Rockwell Automation has launched a new artificial intelligence system which the company says “models, monitors and optimizes industrial operations”.
The company says that the “novel” AI system learns specific applications and alerts operators to errors, and suggests solutions.
Creating diagnostic analytics solutions in industrial operations has long required expert data scientists with a deep understanding of the specific application to be analyzed, says Rockwell.
Those experts then require weeks, months or even years to understand and model the system.
That expertise has been boxed in Rockwell’s new “Project Sherlock AI” module, unveiled by the company at its Automation Fair event in Houston.
The data-driven analytics algorithm is delivered inside a module that fits directly into the controller chassis.
Once installed, Project Sherlock AI uses “novel physics-based modeling” to learn the application that controller manages, says Rockwell.
The solution scours controller tags to identify the application or allows users to choose what they would like modeled by selecting inputs and outputs via an add-on-instruction.
Project Sherlock AI will then “quickly learn” from the stream of data passing through the controller to build a model, says Rockwell.
This process can be accomplished in a matter of minutes, claims Rockwell, which adds that “vast quantities of historical data are not required”, nor must the data ever leave the automation layer.
Once the model is built, the Project Sherlock solution continuously watches the operation looking for anomalies against its derived, principled understanding.
If it spots a problem, it can trigger an alarm on an human machine interface screen or dashboard.
Future iterations will go beyond diagnostics to direct users on how to remedy the issue or to automatically adjust system parameters to fix the problem without human intervention.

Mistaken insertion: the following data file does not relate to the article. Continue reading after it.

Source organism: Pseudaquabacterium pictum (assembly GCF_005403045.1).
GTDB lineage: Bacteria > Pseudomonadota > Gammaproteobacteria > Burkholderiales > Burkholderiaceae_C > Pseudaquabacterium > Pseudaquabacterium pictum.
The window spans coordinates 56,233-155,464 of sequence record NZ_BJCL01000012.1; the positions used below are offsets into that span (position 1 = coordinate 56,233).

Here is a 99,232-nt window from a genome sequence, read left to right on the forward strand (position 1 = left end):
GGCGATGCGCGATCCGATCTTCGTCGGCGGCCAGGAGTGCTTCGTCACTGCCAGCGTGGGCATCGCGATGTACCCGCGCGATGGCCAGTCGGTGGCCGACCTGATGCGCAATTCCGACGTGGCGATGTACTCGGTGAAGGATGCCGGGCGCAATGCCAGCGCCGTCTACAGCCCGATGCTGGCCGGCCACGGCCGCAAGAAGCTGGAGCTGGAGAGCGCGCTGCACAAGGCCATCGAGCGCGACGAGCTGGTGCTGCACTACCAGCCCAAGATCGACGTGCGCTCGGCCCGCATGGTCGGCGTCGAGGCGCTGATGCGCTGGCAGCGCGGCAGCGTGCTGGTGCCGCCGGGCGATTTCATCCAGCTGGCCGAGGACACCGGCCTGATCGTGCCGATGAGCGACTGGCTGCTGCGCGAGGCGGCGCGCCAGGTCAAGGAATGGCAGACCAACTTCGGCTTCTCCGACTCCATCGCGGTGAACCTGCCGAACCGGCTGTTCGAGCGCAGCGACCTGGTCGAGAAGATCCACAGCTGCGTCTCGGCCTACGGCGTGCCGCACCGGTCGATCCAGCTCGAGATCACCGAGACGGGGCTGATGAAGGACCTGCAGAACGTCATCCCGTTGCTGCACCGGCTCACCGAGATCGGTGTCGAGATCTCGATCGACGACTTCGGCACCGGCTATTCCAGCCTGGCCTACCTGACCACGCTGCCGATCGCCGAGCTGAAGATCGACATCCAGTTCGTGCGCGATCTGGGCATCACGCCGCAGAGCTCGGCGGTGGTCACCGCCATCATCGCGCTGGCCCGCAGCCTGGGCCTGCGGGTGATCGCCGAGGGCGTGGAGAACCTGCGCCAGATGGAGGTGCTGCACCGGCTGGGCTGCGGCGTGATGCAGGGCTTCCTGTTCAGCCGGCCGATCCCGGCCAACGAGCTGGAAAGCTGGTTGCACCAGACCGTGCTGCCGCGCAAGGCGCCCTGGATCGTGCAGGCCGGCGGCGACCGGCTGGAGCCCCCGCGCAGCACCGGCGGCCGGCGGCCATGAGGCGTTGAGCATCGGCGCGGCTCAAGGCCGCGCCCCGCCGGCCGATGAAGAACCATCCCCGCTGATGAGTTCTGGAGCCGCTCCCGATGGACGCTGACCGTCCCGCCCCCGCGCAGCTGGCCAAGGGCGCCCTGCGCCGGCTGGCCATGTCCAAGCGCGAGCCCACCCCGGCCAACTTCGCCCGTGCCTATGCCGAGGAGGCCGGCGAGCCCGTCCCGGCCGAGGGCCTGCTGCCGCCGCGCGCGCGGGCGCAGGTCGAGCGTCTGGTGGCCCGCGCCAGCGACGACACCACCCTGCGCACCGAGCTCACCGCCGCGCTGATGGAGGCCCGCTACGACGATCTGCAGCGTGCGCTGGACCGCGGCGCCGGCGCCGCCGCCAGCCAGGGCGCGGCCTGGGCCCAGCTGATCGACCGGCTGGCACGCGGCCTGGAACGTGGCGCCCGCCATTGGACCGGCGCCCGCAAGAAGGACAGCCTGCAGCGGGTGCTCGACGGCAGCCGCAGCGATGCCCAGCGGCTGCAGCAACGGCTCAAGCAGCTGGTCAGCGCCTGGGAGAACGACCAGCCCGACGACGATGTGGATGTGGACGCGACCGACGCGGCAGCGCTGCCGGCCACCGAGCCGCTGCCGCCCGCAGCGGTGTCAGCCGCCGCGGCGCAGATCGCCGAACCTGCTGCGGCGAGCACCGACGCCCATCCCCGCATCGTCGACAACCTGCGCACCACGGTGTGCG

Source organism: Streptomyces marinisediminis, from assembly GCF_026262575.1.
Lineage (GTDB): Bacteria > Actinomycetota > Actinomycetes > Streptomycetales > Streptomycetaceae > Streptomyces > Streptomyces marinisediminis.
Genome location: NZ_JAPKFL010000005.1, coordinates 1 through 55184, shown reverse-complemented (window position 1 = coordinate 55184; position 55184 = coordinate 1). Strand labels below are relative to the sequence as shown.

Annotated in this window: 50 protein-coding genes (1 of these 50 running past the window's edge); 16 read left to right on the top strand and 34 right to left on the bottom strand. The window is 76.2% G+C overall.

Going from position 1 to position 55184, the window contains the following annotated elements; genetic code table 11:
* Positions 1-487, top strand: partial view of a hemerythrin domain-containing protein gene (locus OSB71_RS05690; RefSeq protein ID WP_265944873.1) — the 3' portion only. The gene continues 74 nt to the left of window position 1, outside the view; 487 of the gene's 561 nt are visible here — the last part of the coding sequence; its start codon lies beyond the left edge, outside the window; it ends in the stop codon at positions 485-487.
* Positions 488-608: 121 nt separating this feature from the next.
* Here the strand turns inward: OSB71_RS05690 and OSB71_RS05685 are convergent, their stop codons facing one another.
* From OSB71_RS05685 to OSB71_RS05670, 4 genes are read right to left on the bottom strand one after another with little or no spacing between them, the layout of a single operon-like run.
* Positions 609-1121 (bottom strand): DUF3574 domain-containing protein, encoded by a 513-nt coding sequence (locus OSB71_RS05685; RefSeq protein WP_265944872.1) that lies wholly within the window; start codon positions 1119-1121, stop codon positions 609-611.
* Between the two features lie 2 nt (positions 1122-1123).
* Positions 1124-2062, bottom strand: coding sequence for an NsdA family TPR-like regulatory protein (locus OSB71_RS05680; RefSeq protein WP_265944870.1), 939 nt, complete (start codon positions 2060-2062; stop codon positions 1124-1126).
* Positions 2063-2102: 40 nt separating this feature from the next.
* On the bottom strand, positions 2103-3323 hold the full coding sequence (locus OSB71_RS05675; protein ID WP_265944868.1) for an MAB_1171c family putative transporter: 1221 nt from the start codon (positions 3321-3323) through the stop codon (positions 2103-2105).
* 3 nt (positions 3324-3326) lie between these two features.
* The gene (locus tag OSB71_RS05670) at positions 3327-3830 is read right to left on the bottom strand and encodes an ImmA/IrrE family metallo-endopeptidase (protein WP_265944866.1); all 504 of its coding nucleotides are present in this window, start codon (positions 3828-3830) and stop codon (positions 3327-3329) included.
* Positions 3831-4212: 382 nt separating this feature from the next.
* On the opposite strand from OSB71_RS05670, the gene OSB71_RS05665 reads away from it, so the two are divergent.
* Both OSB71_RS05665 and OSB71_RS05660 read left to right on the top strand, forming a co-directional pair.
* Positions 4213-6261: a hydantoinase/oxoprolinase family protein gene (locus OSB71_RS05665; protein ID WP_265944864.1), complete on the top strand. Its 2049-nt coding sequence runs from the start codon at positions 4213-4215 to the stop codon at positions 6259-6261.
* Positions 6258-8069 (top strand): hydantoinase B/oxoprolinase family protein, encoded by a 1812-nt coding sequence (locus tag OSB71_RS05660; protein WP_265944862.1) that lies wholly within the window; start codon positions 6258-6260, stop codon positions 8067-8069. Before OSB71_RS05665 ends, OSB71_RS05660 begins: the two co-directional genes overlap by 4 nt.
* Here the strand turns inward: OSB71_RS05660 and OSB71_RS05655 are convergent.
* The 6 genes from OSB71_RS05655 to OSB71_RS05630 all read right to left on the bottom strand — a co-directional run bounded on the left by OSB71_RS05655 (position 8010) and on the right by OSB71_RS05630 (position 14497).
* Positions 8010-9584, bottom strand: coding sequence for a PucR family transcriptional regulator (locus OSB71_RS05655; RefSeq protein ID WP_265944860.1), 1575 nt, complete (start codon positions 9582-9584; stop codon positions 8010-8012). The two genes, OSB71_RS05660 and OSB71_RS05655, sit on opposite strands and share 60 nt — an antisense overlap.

Jonathan Wise, platform leader for the control and visualization business, Rockwell Automation, says: “Project Sherlock brings industrial producers amazingly smart analytics in a package that is easy to implement.
“As our customers undergo digital transformation – using production data to help improve business outcomes – they can’t wait on expert-driven analytics.
“Even if there were enough industrial data scientists out there, not every company has the time or funds to employ them.
“This machine-learning tool creates powerful analytics from your automation infrastructure, painlessly – delivering value moments after it’s dropped in the Logix backplane.”
Project Sherlock diagnostics offer “drastically reduced false-positive alarms”, claims Rockwell, as compared to other artificial intelligence solutions due to its physics-based modeling and foundation in industrial applications.
For example, Project Sherlock AI can tell if a boiler temperature shift is related to a benign change in upstream operations or an abnormality that requires correction.
The initial version of Project Sherlock AI will include ready-to-use templates for boiler, pump and chiller operations, ideal for process or hybrid applications. Users can model additional applications with guided configuration.
Communications with the module are prioritized by the controller, so users can select how much data is sent and intervals of communication.
The module does not add to controller CPU-load nor add to network traffic.
Project Sherlock AI pilots have been running and producing results for the past 18 months. Customers will be able to purchase the module in mid-2018.
This new artificial intelligence engine is part of a larger, expanding ecosystem of analytics offerings from Rockwell Automation that run across the plant floor for devices, machines and systems, as well as throughout the enterprise.
Rockwell Automation developers are building connections so users who employ FactoryTalk Analytics for Devices tools will be able to interface with Project Sherlock AI via the Shelby chatbot and action cards.
Analytics from Project Sherlock AI will be easily integrated into the FactoryTalk Analytics Platform to integrate plant-floor data into business intelligence strategies.